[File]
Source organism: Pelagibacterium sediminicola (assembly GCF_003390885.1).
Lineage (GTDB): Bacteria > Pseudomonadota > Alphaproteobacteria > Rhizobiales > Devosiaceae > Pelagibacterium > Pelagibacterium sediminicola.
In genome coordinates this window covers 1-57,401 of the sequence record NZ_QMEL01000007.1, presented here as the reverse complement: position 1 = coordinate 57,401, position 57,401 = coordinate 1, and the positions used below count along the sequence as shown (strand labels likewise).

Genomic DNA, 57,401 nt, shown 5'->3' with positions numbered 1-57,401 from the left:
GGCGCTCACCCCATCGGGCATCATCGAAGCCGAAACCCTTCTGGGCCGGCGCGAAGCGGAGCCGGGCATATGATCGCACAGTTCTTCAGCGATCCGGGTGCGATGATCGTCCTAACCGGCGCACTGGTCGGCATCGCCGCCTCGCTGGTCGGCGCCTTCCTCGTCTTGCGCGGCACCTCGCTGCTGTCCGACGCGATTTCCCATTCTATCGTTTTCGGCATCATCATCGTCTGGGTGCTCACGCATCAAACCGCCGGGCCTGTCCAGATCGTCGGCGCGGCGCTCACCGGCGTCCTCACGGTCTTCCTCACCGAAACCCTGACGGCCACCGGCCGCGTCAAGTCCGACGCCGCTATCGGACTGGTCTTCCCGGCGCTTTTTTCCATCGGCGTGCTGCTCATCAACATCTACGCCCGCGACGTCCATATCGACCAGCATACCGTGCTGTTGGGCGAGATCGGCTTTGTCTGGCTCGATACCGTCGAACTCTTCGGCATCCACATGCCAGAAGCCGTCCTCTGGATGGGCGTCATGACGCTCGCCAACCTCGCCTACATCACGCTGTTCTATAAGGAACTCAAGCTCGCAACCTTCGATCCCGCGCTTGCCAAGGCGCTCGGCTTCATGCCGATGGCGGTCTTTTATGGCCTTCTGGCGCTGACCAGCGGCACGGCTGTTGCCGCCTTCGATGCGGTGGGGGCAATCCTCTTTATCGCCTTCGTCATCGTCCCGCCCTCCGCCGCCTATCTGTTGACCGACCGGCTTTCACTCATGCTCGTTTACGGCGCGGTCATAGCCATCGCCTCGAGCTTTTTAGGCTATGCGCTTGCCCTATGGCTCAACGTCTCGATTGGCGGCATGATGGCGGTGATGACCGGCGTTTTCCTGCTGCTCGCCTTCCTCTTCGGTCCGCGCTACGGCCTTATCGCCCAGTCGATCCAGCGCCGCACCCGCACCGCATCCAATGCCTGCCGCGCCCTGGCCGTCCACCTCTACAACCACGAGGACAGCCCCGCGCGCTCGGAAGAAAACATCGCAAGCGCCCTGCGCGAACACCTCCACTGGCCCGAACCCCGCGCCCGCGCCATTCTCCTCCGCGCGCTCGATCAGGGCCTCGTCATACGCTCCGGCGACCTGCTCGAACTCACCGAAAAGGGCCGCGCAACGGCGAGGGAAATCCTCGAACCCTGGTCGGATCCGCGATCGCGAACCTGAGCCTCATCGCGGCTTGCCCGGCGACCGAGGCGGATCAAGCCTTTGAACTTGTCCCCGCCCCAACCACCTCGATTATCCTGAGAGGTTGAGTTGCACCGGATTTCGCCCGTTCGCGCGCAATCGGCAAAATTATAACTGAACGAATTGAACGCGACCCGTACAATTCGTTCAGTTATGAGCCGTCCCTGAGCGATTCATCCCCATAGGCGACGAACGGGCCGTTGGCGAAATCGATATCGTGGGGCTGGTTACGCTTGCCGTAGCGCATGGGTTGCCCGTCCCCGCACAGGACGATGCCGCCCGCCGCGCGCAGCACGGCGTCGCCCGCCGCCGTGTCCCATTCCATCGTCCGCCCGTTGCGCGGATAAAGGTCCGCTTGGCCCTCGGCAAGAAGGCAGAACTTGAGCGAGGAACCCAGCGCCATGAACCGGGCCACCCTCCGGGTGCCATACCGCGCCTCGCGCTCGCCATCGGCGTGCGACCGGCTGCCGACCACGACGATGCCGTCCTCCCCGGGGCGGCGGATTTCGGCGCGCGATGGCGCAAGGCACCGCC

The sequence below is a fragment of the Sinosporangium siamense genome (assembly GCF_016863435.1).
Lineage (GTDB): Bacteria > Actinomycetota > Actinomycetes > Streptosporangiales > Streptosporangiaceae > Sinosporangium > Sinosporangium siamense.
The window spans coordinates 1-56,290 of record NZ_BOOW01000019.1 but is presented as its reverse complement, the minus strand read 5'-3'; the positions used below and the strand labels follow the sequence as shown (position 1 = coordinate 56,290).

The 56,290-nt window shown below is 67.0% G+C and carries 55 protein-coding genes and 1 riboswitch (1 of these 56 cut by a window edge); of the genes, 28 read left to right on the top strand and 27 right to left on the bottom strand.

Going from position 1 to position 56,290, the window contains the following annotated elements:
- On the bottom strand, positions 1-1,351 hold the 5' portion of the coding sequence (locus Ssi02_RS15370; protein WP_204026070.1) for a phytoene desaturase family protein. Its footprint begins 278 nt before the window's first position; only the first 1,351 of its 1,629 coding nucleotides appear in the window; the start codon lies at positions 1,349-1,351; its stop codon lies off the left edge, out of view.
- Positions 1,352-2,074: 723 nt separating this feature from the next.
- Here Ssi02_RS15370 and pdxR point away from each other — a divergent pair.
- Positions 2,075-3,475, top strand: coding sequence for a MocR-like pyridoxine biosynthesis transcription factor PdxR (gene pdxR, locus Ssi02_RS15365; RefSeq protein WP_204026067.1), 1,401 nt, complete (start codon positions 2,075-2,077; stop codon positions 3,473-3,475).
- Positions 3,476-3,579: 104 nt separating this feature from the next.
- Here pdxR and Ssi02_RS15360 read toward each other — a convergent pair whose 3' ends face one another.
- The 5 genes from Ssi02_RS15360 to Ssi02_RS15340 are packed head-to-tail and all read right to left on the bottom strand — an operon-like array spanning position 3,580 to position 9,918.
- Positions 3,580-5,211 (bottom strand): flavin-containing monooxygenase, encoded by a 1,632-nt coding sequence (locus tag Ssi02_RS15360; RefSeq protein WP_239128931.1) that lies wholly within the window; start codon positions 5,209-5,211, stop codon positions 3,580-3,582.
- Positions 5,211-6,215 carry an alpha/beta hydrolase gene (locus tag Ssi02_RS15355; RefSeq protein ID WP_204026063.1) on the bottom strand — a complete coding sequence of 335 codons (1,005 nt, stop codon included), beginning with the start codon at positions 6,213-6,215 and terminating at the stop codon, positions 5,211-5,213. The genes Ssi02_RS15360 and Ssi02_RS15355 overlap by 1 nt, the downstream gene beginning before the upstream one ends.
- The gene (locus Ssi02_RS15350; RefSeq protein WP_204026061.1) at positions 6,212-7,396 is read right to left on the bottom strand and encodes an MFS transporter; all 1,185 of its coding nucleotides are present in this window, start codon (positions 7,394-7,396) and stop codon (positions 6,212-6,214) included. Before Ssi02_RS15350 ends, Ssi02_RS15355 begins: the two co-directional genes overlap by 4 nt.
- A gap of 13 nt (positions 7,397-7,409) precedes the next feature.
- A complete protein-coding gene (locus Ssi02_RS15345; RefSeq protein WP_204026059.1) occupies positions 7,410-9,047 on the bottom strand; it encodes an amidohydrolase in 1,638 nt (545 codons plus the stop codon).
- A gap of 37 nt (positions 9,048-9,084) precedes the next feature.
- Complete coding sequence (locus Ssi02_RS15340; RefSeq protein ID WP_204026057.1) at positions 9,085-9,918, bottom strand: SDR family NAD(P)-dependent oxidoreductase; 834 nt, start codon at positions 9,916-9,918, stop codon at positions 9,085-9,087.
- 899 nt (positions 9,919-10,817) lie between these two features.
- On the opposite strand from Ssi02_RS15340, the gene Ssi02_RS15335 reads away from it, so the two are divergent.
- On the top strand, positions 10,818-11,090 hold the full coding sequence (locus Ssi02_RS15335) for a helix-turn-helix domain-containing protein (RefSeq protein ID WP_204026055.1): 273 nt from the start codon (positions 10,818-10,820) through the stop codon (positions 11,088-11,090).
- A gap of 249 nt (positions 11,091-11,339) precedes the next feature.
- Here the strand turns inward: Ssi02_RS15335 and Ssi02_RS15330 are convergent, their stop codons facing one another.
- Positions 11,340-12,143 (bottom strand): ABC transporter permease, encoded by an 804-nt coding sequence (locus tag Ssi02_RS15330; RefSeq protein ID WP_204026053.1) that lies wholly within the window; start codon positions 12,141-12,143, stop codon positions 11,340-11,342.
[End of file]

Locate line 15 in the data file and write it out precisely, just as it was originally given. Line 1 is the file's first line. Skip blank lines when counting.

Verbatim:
- Positions 3,476-3,579: 104 nt separating this feature from the next.